Farm Progress

Why rural voters ride or die with Trump

Presidential experience matters little when it comes to voter preference in upcoming election.

Joshua Baethge, Policy editor

April 12, 2024

3 Min Read
Donald Trump
Getty Images/Scott Olson/Staff

At this point, it’s more than cliché to call this an unprecedented presidential election. In case you haven’t heard, voters will soon choose between the two oldest, most unpopular major party candidates in American history. What more can be said about a rematch seemingly nobody wanted?

One day historians will debate how these two improbable presidents were the best leaders America could produce. But before that history is written, voters have a unique opportunity to choose between two candidates with presidential track records.

Gone are the days of wondering how a candidate will act if they make it to the oval office. Like it or not, we know a lot about these guys. Probably more than we want.

You have to go all the way back to the 1800s to find a showdown between two candidates with presidential experience. Incumbent Democrat Grover Cleveland lost to Republican Benjamin Harrison in 1888 but came back to beat him in 1892.

More “recently” in 1912, two-term Republican President Teddy Roosevelt attempted a comeback against his successor, William Howard Taft. Running as a third-party candidate, Roosevelt split the Republican vote, paving the way for Woodrow Wilson’s victory.

Not even Biden and Trump are old enough to remember that one. The world’s current oldest living person was only five-years old in 1912. So yes, you can say this is a once-in-a-lifetime election.

Related:Will rural voters determine the president?

Funny thing is, people seemingly forget what the presidential records show. Or maybe, they just don’t care.

Over the past month, producers and likely rural voters have told me repeatedly they plan to vote for Trump because he’s the candidate best for the economy and their own bottom line.

This is the same Donald Trump who started a trade war with China. USDA estimates that little spat cost American agriculture more than $27 billion between 2018 and 2019.  According to the Bureau of Economic Analysis, the U.S. gross domestic product grew 14% during Trump’s term versus 22% during the first three years of the Biden administration.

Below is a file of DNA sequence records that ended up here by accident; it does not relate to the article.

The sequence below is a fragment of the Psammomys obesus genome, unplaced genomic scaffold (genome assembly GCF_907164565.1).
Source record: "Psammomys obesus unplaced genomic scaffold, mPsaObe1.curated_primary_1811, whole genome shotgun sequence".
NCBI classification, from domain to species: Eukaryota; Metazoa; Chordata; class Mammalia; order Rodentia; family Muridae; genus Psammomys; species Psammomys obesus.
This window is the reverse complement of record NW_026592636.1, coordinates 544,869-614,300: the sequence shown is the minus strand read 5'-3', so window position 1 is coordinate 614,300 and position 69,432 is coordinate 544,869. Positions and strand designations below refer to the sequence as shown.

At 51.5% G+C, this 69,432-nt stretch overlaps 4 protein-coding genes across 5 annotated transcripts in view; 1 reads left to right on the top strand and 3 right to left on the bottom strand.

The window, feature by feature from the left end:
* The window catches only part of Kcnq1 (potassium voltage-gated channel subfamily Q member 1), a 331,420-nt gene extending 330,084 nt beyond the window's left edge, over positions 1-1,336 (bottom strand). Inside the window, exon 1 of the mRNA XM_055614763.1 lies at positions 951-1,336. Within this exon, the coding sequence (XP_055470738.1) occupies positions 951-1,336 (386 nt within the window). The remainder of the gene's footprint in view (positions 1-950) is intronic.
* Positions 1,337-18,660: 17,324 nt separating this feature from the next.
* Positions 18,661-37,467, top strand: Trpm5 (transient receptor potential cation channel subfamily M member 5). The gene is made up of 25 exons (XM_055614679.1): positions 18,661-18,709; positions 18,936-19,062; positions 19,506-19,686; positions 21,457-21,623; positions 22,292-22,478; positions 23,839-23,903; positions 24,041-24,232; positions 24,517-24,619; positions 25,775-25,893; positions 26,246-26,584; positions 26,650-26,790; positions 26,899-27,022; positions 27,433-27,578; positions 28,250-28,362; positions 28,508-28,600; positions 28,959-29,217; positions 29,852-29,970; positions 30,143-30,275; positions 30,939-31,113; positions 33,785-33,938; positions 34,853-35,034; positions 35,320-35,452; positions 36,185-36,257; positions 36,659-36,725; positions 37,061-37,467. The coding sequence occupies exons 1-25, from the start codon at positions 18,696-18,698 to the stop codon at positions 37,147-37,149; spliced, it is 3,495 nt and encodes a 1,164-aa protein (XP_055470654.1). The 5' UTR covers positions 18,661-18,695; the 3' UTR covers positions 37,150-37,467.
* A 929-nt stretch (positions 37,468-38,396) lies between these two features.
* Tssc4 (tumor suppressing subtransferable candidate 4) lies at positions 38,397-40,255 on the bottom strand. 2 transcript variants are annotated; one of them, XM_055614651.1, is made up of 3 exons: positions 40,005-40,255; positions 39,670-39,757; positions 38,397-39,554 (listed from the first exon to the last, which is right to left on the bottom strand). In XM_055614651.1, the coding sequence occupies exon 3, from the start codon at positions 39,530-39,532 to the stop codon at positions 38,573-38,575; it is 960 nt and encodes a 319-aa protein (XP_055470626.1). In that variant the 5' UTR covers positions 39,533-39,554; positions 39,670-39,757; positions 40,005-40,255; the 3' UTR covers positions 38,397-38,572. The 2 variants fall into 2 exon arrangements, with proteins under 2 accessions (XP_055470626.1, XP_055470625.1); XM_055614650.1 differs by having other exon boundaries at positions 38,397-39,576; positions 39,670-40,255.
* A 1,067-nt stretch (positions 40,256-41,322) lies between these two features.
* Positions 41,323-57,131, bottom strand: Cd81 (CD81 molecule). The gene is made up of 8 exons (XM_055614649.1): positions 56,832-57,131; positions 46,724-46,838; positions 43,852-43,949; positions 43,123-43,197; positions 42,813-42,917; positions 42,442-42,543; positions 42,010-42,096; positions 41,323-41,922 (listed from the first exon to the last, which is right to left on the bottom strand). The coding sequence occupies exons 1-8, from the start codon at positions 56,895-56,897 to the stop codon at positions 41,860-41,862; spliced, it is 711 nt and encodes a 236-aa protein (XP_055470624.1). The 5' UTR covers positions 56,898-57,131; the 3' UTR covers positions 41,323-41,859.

Unemployment has decreased by half since Biden took office. Of course that is due in large part to the pandemic recovery. Still, when 2020 and 2021 are taken out, Biden and Trump’s unemployment numbers are similarly good. Both achieved 50-year lows during their terms. To put it bluntly, the argument that Biden somehow wrecked a strong Trump economy simply isn’t supported by the numbers.

Then there’s immigration and border security. Many farmers are begging for easier ways to access immigrant labor. Trump famously takes a hard stance on immigration of all kinds.

Yet, he also single-handedly torpedoed bipartisan border security legislation that included concessions Republicans never thought they’d get. Left-leaning Dems vilified Biden for supporting the bill. Still, it’s Biden who the public blames more for both labor issues and border security problems.

To be clear, I’m not making an argument for or against Trump. As reflected by his dismal approval ratings, there are plenty of other things voters dislike about Biden. Still, when it comes to the issues rural voters say determine their votes, the candidates’ records don’t align with common perceptions.

For all the deep analysis conducted over the past eight years (and there’s been plenty), pollsters have yet to accurately quantify why Trump’s support remains steadfast in rural America. While many supporters admit they have grown tired of The Donald, they still believe he is better than the alternative. By a long shot.

It would seem those voters are motivated by something other than what they claim to be their biggest priorities. Perhaps they are more comfortable with Trump’s charming personality. Or maybe they simply loved “The Apprentice.” Whatever the case, it remains the same riddle nobody’s been able to fully crack. Unprecedented times indeed.

About the Author(s)

Joshua Baethge

Policy editor, Farm Progress

Joshua Baethge covers a wide range of government issues affecting agriculture. Before joining Farm Progress, he spent 10 years as a news and feature reporter in Texas. During that time, he covered multiple state and local government entities, while also writing about real estate, nightlife, culture and whatever else was the news of the day.

Baethge earned his bachelor’s degree at the University of North Texas. In his free time, he enjoys going to concerts, discovering new restaurants, finding excuses to be outside and traveling as much as possible. He is based in the Dallas area where he lives with his wife and two kids.

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